Cover image for Giving you the best that I got
Title:
Giving you the best that I got
Author:
Baker, Anita, performer.
Personal Author:
Publication Information:
New York, N.Y. : Elektra, [1988]

â„—1988
Physical Description:
1 audio disc : digital ; 4 3/4 in.
General Note:
Elektra: 60827-2 (on container: 9 60827-2).

Popular and jazz vocals.

Compact disc.

Analog recording.

Lyrics printed on insert.
Language:
English
Contents:
Priceless / Garry Glenn (4:47) -- Lead me into love / Steve Lane & Larry Prentiss (4:44) -- Giving you the best that I got / Anita Baker, Skip Scarborough & Randy Holland (4:18) -- Good love / Gary Taylor (5:38) -- Rules / Maggie Ryder, Phil Nicholl & Graham Lamb (3:50) -- Good enough / James McBride & Anita Baker (4:47) -- Just because / Michael O'Hara, Sammy McKinney & Alex Brown (5:09) -- You belong to me / Graham Lyle, Terry Britten & Billy Livsey (3:50).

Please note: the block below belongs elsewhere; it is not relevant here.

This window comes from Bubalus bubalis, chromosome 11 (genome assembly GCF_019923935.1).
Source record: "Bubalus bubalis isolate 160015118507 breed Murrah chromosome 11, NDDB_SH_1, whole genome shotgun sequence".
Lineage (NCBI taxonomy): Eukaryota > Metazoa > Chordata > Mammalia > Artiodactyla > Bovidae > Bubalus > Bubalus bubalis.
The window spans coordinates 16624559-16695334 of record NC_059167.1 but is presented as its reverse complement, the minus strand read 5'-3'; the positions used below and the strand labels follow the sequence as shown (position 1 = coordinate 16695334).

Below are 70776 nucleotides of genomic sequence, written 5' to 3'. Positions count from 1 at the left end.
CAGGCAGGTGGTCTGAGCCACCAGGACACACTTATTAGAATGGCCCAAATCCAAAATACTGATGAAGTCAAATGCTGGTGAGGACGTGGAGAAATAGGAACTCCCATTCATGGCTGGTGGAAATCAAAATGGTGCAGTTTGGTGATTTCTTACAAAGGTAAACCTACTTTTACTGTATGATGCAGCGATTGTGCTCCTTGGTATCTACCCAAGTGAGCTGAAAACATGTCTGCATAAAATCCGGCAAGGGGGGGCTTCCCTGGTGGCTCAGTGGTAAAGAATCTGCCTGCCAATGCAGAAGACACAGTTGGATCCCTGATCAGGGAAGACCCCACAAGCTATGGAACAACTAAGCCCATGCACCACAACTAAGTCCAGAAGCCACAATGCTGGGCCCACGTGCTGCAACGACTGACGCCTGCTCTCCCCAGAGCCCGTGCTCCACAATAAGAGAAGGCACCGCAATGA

UPC:
7559608272

075596082723
Format :
Music CD

Available:*

Library
Call Number
Material Type
Home Location
Status
Audubon Library JAZZ .B167 G Compact Disc Open Shelf
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Summary

Summary

The sizeable following that Anita Baker acquired with Rapture proved quite receptive to the only slightly less appealing Giving You the Best That I Got -- an album that's quite similar to its predecessors. Though not quite on a par with The Songstress or Rapture, Best is far superior to most of 1988's uninspired R&B releases. Instead of tampering with Rapture's consistently romantic and mellow soul/pop approach, Elektra brought back that album's producer, Michael J. Powell, and kept her at the top of the charts with such sleek yet earthy fare as "Just Because" (whose harmonies bring to mind producers Jimmy Jam & Terry Lewis, but lack the hip-hop elements they're quick to employ), "Priceless," the haunting "Good Love," and the title song. Much of Baker's music has contained jazz overtones, but on the Brazilian-influenced, slightly bossa nova-ish "Good Enough," Sarah Vaughan's influence becomes even more apparent -- and indicates that she is making a tremendous mistake by not recording outright jazz. ~ Alex Henderson


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